sabato 14 marzo 2015

Factors intrinsic and extrinsic to blood hamper the development of a routine blood test for human prion diseases

Development of numerous advanced techniques in recent years have allowed detection of the pathological prion protein (PrPTSE), the unique marker of transmissible spongiform encephalopathies (TSEs, or prion diseases), in the blood of animals and humans; however, an ante mortem screening test that can be used for the routine diagnosis of human prion diseases remains unavailable. A critical, analytical review of all the diagnostic assays developed to date will allow an evaluation of progress in this field and may facilitate the identification of the possible reasons for this delay. Thus, in this review, I provide a detailed overview of the techniques currently available for detecting PrPTSE and other markers of the disease in blood, as well as an analysis of the significance, feasibility, reliability and application spectrum for these methods. I highlight that factors intrinsic and extrinsic to blood may interfere with the detection of PrPTSE/prions, and that this is not yet taken into account in current tests. This may inspire researchers in this field to not only aspire to increase test sensitivity, but also to adopt other strategies in order to identify and overcome the limitations that hamper the development of a successful routine blood test for prion diseases (read more)

venerdì 13 febbraio 2015

Postmortem Stability of Ebola Virus

The ongoing Ebola virus outbreak in West Africa has highlighted questions regarding stability of the virus and detection of RNA from corpses. We used Ebola virus–infected macaques to model humans who died of Ebola virus disease. Viable virus was isolated 7 days posteuthanasia; viral RNA was detectable for 10 weeks (read more)

lunedì 12 gennaio 2015

Unraveling the Web of Viroinformatics: Computational Tools and Databases in Virus Research

The beginning of the second century of research in the field of virology (the first virus was discovered in 1898) was marked by its amalgamation with bioinformatics, resulting in the birth of a new domain—viroinformatics. The availability of more than 100 Web servers and databases embracing all or specific viruses (for example, dengue virus, influenza virus, hepatitis virus, human immunodeficiency virus [HIV], hemorrhagic fever virus [HFV], human papillomavirus [HPV], West Nile virus, etc.) as well as distinct applications (comparative/diversity analysis, viral recombination, small interfering RNA [siRNA]/short hairpin RNA [shRNA]/microRNA [miRNA] studies, RNA folding, protein-protein interaction, structural analysis, and phylotyping and genotyping) will definitely aid the development of effective drugs and vaccines. However, information about their access and utility is not available at any single source or on any single platform. Therefore, a compendium of various computational tools and resources dedicated specifically to virology is presented in this article (read more)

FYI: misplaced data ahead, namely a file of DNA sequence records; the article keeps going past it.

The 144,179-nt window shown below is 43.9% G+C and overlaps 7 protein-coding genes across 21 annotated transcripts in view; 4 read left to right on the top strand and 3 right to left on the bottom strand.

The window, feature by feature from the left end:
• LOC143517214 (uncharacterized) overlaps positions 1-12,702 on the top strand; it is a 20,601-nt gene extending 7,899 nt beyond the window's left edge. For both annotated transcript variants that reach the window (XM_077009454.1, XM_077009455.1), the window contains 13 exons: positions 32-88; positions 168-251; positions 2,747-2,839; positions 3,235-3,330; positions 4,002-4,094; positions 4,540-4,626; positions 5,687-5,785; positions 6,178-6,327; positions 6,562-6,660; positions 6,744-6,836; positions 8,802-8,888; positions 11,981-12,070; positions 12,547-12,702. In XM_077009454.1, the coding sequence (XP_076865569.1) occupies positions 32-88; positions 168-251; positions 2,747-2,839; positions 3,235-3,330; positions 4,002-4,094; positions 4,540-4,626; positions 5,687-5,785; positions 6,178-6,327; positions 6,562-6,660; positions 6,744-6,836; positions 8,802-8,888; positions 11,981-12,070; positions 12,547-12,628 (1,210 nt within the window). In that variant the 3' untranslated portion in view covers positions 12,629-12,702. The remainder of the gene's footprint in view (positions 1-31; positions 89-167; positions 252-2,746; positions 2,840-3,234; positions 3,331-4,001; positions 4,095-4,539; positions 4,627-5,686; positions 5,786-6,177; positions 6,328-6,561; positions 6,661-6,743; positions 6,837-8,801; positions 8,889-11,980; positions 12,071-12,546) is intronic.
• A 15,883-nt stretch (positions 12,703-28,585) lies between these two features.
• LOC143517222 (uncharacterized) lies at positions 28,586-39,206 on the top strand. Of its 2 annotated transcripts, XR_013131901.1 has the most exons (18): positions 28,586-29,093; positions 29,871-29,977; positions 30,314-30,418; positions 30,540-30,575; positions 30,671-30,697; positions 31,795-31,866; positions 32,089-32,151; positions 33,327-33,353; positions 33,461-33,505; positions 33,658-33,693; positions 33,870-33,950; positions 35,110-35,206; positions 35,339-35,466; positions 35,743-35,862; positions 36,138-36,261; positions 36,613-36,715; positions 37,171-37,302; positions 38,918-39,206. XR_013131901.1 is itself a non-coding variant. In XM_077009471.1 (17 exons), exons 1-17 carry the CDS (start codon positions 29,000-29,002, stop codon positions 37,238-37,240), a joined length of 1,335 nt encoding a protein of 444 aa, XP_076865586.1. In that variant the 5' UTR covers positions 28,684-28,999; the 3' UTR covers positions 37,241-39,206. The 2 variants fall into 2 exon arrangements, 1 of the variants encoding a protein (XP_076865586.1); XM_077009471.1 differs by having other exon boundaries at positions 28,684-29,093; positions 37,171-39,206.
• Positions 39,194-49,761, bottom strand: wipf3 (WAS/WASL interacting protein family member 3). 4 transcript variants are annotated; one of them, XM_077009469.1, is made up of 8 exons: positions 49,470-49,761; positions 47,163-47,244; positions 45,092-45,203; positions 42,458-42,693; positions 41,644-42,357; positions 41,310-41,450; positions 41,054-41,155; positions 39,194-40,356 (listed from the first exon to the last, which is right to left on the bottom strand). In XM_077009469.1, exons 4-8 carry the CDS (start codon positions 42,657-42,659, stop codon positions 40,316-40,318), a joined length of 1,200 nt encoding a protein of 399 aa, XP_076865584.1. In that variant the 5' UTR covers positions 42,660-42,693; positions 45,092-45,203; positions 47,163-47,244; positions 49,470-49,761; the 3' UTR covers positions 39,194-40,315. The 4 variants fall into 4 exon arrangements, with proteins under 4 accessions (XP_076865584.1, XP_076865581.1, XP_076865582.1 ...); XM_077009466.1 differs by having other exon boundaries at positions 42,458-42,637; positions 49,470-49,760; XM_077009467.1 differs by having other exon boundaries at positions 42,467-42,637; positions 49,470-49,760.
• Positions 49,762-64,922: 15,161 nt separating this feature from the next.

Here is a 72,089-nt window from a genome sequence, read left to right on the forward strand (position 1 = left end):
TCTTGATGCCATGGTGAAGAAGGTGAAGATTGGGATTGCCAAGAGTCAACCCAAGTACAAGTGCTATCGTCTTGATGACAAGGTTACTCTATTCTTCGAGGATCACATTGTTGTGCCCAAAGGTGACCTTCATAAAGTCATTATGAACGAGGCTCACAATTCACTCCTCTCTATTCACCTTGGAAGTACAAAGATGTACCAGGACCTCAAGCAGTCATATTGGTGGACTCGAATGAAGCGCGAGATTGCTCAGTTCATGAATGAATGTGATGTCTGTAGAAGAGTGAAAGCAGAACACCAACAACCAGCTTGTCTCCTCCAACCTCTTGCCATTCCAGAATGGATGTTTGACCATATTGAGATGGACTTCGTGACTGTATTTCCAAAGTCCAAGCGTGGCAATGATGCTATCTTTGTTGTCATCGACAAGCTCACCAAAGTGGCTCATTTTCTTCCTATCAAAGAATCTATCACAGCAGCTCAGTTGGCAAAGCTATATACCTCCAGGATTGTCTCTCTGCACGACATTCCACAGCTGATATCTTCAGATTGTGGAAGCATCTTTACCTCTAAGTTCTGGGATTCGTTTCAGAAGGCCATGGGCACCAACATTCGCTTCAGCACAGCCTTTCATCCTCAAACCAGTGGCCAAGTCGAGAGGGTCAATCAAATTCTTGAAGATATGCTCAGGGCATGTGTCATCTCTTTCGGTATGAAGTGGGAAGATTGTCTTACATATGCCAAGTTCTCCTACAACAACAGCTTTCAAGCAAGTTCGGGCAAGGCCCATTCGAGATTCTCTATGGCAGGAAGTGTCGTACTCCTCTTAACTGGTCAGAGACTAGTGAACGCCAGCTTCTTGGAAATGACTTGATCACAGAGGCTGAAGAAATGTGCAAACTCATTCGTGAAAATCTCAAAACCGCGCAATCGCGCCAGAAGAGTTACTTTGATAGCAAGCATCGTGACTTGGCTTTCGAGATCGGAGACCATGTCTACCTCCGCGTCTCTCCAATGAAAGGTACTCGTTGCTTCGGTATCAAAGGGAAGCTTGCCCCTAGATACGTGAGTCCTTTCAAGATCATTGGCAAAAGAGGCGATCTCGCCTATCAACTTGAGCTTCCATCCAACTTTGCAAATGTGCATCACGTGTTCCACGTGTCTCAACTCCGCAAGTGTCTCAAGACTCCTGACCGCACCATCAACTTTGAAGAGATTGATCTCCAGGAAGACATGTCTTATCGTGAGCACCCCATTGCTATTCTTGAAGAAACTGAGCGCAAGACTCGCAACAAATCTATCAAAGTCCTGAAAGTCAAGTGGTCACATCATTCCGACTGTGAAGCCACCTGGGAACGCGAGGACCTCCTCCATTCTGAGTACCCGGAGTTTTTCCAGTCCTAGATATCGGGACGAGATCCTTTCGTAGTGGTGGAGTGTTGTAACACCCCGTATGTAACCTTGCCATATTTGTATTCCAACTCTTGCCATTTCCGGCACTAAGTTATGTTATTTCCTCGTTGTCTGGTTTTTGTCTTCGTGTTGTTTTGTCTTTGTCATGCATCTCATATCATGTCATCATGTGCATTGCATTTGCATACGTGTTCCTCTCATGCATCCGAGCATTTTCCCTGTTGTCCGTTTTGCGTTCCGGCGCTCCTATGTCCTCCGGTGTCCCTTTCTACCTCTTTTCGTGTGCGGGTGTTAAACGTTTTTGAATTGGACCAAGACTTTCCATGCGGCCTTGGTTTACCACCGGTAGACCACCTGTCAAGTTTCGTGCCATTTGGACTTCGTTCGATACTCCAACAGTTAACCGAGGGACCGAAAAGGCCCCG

venerdì 2 gennaio 2015

Human Noroviruses' Fondness of Histo-Blood Group Antigens.

Human noroviruses are the dominant cause of outbreaks of gastroenteritis around the world. Human norovirus interacts with the polymorphic human histo-blood group antigens (HBGAs) and this interaction is thought to be important for infection. Indeed, synthetic HBGAs or HBGA-expressing enteric bacteria were shown to enhance norovirus infection in B cells. A number of studies have found a possible relationship between HBGA type and norovirus susceptibility. The genogroup II genotype 4 (GII.4) noroviruses are the dominant cluster, evolve every other year, and are thought to modify their binding interactions to different HBGA types. Here, we show the high-resolution X-ray crystal structures of the capsid protruding (P) domains from epidemic GII.4 variants in 2004, 2006, and 2012, co-crystallized with a panel of HBGA types (H type 2, Lewis Y, Lewis B, Lewis A, Lewis X, A-type, and B-type). Many of the HBGA binding interactions were found to be complex, involving capsid loop movements, alternative HBGA conformations, and HBGA rotations. We showed that a loop (residues 391-395) was elegantly repositioned in order to allow for Lewis Y binding. This loop was also slightly shifted to provide direct hydrogen and water-mediated bonds with Lewis B. We considered that the flexible loop modulated Lewis HBGA binding. The GII.4 noroviruses have dominated outbreaks over the past decade, which may be explained by their exquisite HBGA binding mechanisms, their fondness for Lewis HBGAs, and their temporal amino acid modifications (read more)